Recognition of Retinal Fingerprint for Alzheimer’s Disease using Deep Learning Approach

Carol Y. Cheung, PhD The Chinese University of Hong Kong


Early detection of Alzheimer’s disease (AD) permits early intervention of its upstream pathology, which current evidence suggest is more likely to prevent or delay cognitive decline. Yet current diagnostic methods for early AD are not applicable to rapid population-based screening techniques that could contribute to earlier diagnosis.  The eye, as an extension of the brain, is affected by AD, and eyes from subjects with AD exhibit a structural pattern that may be used as a “retinal fingerprint” for early detection. In this study, an artificial intelligence (AI) technique will “learn” these retinal patterns using deep learning methods, and its ability to identify eyes from individuals with AD will be evaluated. This retinal fingerprint technique only requires a routine eye-check, and represents an inexpensive, non-invasive, efficient and accessible method for identifying who is most likely to have AD.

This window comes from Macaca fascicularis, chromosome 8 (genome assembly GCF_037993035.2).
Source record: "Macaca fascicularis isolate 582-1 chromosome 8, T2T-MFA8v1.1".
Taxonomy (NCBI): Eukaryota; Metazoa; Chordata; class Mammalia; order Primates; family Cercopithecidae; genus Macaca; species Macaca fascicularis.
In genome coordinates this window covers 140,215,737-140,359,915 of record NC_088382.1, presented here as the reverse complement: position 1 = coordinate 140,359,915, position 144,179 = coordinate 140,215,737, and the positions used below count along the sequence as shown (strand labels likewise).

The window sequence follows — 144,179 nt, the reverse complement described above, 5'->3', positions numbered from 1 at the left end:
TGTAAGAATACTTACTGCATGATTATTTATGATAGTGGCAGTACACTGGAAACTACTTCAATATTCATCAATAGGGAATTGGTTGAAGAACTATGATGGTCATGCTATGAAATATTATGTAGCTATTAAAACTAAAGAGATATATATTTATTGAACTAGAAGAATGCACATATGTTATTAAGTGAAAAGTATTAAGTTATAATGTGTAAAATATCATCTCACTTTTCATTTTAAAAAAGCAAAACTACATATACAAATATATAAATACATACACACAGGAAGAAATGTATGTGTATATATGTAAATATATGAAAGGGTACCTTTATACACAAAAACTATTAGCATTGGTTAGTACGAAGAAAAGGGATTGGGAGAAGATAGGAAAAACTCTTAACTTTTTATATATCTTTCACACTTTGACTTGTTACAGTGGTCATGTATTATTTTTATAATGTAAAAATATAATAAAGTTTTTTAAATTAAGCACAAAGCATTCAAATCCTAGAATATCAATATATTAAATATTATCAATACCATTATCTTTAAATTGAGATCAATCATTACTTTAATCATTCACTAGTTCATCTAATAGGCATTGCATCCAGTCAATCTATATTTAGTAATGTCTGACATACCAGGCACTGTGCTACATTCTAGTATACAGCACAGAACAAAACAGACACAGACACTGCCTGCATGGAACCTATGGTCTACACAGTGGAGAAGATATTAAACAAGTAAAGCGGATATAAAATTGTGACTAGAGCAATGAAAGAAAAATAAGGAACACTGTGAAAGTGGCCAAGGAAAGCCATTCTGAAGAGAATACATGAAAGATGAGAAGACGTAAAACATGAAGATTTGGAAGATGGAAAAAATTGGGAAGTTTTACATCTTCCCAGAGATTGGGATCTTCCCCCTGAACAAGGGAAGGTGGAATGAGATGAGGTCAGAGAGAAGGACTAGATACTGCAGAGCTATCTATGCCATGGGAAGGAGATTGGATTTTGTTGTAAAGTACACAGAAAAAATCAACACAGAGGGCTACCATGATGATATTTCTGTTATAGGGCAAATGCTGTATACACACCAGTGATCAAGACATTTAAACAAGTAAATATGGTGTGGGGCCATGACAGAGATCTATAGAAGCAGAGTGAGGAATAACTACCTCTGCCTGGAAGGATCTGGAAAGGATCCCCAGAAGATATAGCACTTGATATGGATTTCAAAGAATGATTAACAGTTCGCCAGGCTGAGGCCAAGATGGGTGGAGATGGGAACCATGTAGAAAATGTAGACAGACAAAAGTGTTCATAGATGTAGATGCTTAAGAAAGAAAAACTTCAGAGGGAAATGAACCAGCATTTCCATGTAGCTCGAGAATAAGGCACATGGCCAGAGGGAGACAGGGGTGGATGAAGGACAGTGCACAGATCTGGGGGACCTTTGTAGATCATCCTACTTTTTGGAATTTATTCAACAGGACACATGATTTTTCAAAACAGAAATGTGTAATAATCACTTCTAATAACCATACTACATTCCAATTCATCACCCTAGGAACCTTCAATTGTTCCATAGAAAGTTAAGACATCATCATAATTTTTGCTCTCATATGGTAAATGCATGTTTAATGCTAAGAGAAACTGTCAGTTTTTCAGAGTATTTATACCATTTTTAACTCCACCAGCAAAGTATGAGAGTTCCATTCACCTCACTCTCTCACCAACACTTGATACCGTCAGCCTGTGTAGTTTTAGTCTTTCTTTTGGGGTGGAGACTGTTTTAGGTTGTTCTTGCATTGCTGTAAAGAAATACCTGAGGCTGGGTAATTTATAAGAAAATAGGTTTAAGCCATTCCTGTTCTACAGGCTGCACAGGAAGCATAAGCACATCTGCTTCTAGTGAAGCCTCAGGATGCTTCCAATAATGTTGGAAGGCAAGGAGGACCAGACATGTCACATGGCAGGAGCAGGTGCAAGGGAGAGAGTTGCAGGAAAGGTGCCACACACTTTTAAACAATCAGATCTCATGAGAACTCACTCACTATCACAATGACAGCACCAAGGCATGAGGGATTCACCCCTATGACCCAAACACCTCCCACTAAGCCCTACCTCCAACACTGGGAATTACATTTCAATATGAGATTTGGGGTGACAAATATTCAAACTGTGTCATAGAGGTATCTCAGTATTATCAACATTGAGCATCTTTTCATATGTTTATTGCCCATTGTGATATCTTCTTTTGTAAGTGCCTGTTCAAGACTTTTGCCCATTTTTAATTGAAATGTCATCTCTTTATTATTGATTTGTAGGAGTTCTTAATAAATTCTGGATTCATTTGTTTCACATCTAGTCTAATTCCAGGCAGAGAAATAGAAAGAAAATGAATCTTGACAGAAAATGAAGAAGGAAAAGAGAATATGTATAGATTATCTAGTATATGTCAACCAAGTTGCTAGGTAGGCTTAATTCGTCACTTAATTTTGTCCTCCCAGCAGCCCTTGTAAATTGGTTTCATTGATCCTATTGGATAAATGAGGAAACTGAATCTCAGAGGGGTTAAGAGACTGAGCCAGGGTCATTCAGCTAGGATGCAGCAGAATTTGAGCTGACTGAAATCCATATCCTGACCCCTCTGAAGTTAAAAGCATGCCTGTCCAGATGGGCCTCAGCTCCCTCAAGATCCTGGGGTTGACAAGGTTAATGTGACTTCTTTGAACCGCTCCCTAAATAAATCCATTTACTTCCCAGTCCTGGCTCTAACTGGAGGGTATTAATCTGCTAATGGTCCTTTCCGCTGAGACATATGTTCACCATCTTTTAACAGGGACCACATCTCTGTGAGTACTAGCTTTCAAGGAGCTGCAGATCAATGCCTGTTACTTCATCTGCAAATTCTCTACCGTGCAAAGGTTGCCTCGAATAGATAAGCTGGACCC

Project Details

My research is directed towards developing more targeted and effective screening strategies for early detection of brain diseases and prevention of blindness, using state-of-the-art ocular imaging technology. Such screening techniques hold immense potential to lead to impactful benefits for both science and society.

Using retinal imaging to study Alzheimer’s diseases (AD) is one of my major research interests. Early detection of AD provides a critical opportunity to prevent or delay cognitive decline, yet current diagnostic modalities for early AD are not applicable to population-based screening.

In this project, an artificial intelligence (AI) modality will be trained with deep learning algorithms to recognize the “retinal fingerprint” of AD, ie, a specific pattern of retinal changes secondary to AD pathology. The trained AI can then identify individuals in an outpatient or community setting who are more likely to have AD, based on features and patterns from retinal images.

Early identification of this high-risk group of individuals not only allows medial intervention before irreversible neurodegeneration, but also deepens our understanding of upstream pathology of AD. In the future, we can easily know our approximate risk of AD by receiving a simple eye-check and completing a questionnaire that records personal demographic information. The individuals “tagged” by this initial screening can then have their diagnosis confirmed using more expensive and invasive investigations (such as amyloid PET imaging). They will subsequently be in a better position to receive early medical intervention to prevent cognitive decline.